--RHP Joel Zumaya was told March 7 he should not pick up a baseball for at least a week to see if that would calm lingering soreness in his right elbow, which had a screw put in last season to help heal a fractured bone at the tip of the elbow. He was talking about not throwing for two weeks as he seeks to get his four years of injury problems behind him. "It's already seeming like I'm not going to be there (Opening Day)," Zumaya said. "It seems to me I'm not going to be there. That's me talking. Everyone is so positive for me, it's kind of sad again. But if I have to miss the beginning two weeks so I can get the elbow strong and go through the rest of the season without having this issue, I'd rather do that." Zumaya pitched the first exhibition game and reported soreness the next day. Examinations showed no damage and manager Jim Leyland said there were no red flags but continuing soreness prompted the pitcher to schedule a return visit to Dr. James Andrews for March 7. "I think, to be honest with you," Leyland said, "that we all came in so positive, but I don't think anyone -- in the back of their mind -- could say Zumaya would be 100 percent healthy and ready to go. This might work out yet, and we'll all live happily ever after. But it's always that way. Whatever we get, we'll be very happy."
"Deep down inside (major damage) was what I was worried about," Zumaya said. "Like I said last year, I thought I'd officially done it. I thought I was going to have the ol' doctor say I needed Tommy John surgery. But he did multiple pictures on that (ligament) and that looks strong as heck.
--RHP Robbie Weinhardt could be the beneficiary if RHP Joel Zumaya winds up on the disabled list to start the season. Zumaya was told March 7 not to pick up a baseball for a week but the pitcher felt it might be two before he resumes throwing. Either way, Detroit is likely to be ultra cautious with Zumaya and leave him in Florida when the season begins March 31. That would clear a space for Weinhardt, one of several pitchers battling for one spot, to make the team. He has shown a better sinker and slider this spring, two of his specific offseason assignments.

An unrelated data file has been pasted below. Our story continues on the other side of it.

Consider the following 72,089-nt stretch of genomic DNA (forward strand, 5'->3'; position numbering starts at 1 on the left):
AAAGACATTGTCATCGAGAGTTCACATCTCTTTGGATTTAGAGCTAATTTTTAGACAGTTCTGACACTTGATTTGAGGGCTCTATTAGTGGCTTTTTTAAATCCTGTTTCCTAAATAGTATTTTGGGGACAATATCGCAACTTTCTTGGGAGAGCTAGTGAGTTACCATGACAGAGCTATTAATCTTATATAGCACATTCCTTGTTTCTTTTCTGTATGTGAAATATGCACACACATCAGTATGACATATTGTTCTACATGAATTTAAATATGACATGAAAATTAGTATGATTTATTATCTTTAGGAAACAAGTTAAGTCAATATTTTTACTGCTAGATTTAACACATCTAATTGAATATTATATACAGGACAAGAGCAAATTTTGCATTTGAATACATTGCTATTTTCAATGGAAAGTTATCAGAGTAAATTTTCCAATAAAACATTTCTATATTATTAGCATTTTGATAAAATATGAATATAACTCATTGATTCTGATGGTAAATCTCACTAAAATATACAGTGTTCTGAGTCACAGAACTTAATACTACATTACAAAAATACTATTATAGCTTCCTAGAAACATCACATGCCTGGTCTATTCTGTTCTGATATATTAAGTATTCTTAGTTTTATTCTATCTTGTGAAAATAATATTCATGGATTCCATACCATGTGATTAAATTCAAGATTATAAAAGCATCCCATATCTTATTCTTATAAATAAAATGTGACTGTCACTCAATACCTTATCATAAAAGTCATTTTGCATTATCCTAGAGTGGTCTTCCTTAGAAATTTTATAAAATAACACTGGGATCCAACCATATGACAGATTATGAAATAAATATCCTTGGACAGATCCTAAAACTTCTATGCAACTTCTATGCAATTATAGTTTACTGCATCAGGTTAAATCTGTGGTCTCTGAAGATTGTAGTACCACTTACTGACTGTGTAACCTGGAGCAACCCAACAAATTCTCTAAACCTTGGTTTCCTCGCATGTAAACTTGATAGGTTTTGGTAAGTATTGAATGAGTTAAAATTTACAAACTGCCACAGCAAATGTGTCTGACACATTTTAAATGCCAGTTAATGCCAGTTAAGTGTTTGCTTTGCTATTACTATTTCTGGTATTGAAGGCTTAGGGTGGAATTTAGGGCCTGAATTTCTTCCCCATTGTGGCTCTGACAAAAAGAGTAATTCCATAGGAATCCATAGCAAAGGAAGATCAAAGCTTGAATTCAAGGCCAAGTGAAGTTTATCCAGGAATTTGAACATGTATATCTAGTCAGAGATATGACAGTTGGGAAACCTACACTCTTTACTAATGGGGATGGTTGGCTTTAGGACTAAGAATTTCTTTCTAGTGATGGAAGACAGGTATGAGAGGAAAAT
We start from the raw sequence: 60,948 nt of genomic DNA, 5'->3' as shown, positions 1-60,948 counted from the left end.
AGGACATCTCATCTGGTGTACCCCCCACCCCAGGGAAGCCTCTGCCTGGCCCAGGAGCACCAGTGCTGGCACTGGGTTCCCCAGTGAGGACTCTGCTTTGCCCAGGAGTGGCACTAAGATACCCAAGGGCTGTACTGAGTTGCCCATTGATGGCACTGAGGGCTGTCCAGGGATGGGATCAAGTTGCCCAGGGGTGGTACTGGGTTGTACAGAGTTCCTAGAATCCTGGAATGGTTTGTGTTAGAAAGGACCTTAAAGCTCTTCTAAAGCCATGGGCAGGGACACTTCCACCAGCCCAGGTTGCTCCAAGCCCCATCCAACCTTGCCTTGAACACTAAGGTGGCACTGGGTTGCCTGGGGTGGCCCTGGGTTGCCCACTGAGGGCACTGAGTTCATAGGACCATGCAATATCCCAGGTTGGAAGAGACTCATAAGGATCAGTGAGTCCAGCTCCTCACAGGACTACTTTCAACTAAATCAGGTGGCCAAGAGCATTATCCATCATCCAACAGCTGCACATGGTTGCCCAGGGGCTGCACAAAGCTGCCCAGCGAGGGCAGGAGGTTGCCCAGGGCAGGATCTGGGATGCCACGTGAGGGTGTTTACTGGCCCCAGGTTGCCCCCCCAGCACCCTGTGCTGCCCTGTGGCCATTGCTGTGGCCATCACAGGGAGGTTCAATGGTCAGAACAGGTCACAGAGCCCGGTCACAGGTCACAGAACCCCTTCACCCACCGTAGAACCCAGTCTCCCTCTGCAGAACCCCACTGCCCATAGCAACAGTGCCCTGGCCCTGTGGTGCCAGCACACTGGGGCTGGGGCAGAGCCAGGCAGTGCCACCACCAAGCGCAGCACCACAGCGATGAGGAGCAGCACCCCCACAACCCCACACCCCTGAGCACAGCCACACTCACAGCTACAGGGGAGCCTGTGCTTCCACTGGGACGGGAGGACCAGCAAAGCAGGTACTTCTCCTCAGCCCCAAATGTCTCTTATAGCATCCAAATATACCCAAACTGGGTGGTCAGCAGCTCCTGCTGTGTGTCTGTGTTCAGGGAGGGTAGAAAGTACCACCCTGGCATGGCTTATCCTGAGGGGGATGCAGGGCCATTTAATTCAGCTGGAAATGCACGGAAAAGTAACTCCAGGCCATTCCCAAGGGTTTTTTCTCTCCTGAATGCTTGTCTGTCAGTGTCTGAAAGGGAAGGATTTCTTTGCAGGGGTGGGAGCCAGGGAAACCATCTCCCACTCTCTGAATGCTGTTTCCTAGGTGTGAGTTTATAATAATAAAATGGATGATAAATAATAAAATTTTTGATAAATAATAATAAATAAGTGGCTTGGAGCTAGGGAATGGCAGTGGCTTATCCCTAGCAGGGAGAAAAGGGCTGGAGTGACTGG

--LHP Daniel Schlereth on Saturday made his first appearance in an exhibition game since straining a hamstring muscle Feb. 28. He retired the side in order in the eighth inning. Manager Jim Leyland had said earlier that if Schlereth tolerates the outing, "he'd definitely be in the mix (for Opening Day)." Schlereth entered spring training tabbed to be the successor to LHP Phil Coke as the primary late inning left-hander for the Tigers.
--LHP John Bale has moved himself into contention for a bullpen role with Detroit with early spring success. Bales, 36, spent last season with the Hiroshima Carp in Japan. He signed a minor-league deal with the Tigers and through March 10 had pitched five scoreless exhibition innings, allowing three hits and one walk while striking out two. He has 109 games of major-league experience for Toronto, Baltimore, Cincinnati and Kansas City. "He's a crafty veteran lefty who knows how to pitch and keeps hitters off balance," said Tigers hitting coach Lloyd McClendon. Bales throws a fastball, curveball and changeup and does so from two different arm slots. "I drop down to a sidearm slot to left-handed hitters," said Bale, who throws from the top to right-handers.
BY THE NUMBERS: 168 -- Major league appearances for Raul Gonzalez, assigned to help 1B Miguel Cabrera battle his alcohol problems all season. Gonzalez, who hit .233 with five home runs and 33 RBI while playing for five teams in five seasons, will travel with Detroit on the road and help during pregame workouts but will not be allowed in the dugout during games.
QUOTE TO NOTE: "He's a little raw yet, but he's one of the best prospects I've seen in the organization since I've been here. He has a chance to be a total player. I like two-way players, and he has a chance to be an outstanding two-way player. He's just a baby, but a good-looking baby." -- Manager Jim Leyland, offering his views of 19-year-old OF Avisail Garcia, scheduled to begin the season for high Class A Lakeland of the Florida State League. Garcia played at ages 17 and 18 for low Class A West Michigan of the Midwest League.